Helping Boys Learn
Six Secrets for Teaching Boys in the Classroom
Written and Published by Dr. Edmond J. Dixon
Category: Professional Development Resource
Reviewed by David Mount, Vice Principal,
Toronto Catholic District School Board
Much of the talk in and around education nowadays relates to levels of equity and imbalance. However, within the context of this ongoing debate and particularly within the historic precedent ‘affirmative action’, Dr. Edmond Dixon’s new book “Helping Boys Learn”, highlights the fact that there is a rather large elephant in the classroom. In an age where we are constantly reassessing our practice, is it possible, as Dr. Dixon suggests, that we missed one…an issue that is staring us all in the face, but that we are either unable or unwilling to resolve? Like every elephant, he isn’t really all that difficult to see if you know what you’re looking for. Think about that young boy who sits in the front row of your class, (probably because you put him there). He can’t stop moving and focus is an issue, particularly when the instructions he is given are verbal in nature. He is smart, but he can engage in rambunctious behaviour and encourages others to do the same. That boy, according to Dr. Dixon, is telling you things.
The problem, as his book spells out in detail, is that in many cases, not only are we not listening to this boy, we are showing him explicitly that his mode of thinking is wrong. By our approach to his behaviour we are showing him that his approach to interactions is negative and that ultimately he is not suited for the classroom. As Dr. Dixon maintains, ultimately, unless we learn value his love of movement and make it part of our day to day teaching practice, success may be elusive for him. But knowing the “what” one thing is; it is the “how” and “why” that intrigues and which the author finds is at the root of the problem. The book then goes on to explore in detail how we can put practical interventions into the classroom to redress the balance.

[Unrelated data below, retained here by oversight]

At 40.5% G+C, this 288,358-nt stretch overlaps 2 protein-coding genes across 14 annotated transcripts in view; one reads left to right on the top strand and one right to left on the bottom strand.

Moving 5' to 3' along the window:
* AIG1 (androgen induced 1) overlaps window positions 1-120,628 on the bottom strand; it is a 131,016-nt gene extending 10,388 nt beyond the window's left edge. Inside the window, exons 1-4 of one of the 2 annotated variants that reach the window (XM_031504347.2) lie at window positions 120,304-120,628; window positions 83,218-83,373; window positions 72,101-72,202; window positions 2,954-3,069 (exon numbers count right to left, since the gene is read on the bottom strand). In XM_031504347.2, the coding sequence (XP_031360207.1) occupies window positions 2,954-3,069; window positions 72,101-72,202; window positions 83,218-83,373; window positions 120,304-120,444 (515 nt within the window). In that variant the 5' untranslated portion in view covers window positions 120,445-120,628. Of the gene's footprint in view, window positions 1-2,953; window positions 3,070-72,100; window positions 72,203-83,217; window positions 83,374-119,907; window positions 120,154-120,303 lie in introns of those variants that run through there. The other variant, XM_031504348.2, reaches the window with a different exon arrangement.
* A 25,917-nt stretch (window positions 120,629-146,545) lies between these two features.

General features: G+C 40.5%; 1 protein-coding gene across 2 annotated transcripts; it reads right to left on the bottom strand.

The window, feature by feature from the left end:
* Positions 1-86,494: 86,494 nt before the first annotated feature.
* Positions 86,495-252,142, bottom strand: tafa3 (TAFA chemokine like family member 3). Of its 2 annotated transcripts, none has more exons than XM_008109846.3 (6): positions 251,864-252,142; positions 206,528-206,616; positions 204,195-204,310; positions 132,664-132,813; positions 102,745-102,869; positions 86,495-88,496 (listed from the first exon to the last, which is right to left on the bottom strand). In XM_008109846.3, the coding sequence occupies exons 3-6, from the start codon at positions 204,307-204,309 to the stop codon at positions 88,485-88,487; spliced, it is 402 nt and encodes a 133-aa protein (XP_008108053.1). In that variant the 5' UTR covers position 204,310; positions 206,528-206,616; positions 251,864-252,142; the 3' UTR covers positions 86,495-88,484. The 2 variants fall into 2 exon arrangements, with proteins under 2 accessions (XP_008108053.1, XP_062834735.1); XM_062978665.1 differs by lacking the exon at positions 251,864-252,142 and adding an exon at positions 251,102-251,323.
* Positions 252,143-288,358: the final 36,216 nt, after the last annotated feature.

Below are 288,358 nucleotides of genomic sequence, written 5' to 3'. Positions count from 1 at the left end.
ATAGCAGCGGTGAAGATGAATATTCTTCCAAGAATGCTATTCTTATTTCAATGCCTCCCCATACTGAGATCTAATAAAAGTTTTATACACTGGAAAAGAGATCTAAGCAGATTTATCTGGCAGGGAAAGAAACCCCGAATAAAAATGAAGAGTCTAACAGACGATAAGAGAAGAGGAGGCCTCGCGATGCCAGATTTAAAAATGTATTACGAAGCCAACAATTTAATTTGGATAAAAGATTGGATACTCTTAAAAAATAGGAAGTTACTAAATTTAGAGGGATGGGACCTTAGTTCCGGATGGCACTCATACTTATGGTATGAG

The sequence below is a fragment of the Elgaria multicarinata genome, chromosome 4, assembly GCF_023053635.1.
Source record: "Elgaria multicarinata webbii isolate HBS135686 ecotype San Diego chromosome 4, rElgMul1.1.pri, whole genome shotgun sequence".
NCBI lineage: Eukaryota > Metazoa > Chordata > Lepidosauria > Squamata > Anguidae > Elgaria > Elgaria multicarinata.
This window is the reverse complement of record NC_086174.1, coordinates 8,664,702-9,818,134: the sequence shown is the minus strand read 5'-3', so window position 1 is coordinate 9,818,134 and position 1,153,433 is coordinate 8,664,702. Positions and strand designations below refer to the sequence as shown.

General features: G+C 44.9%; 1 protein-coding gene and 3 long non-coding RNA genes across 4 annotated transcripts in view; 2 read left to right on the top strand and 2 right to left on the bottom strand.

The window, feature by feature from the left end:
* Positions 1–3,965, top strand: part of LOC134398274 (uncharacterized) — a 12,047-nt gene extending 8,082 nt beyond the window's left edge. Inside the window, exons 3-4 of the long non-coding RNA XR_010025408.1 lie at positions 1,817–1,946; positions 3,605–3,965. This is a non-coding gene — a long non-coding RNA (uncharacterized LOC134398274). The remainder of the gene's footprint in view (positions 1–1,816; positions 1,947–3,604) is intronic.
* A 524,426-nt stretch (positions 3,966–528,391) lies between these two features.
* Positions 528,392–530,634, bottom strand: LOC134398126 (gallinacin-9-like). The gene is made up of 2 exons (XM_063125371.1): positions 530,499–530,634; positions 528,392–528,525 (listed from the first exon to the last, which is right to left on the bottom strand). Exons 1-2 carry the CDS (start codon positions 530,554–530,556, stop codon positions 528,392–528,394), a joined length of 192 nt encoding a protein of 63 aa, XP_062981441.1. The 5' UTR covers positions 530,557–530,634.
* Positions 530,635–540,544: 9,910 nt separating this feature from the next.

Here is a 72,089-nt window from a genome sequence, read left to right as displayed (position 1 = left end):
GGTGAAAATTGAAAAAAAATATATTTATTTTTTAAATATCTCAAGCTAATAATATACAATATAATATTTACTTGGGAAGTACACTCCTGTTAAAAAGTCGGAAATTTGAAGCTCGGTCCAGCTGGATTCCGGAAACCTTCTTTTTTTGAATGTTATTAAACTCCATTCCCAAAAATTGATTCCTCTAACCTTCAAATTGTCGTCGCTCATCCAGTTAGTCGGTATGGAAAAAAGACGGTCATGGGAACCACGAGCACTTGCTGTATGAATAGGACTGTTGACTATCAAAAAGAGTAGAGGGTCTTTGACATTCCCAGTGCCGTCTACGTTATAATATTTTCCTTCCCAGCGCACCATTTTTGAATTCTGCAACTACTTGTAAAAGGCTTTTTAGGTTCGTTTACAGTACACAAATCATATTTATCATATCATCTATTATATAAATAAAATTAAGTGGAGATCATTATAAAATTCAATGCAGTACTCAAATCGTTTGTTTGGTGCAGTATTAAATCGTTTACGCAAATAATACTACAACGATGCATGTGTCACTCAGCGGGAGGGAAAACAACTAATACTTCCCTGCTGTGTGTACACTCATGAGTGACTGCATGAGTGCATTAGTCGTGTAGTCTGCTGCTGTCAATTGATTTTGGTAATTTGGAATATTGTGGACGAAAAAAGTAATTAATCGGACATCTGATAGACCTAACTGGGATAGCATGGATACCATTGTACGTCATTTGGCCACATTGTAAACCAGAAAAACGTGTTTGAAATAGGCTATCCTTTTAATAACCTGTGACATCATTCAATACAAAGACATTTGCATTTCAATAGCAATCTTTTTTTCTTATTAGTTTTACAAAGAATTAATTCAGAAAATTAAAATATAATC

Teachers, Principals and parents take note: perhaps one of the strongest messages in Dr. Dixon’s book is that we ignore this at our peril. The reward for our failure to act will surely be large numbers of ‘angry and frustrated’ young males filtering unchecked through the system. Perhaps it is time to turn our attention back to the boys, and work to ensure that in helping girls become achievers, we do not unintentionally lock our boys into a cycle of underachievement.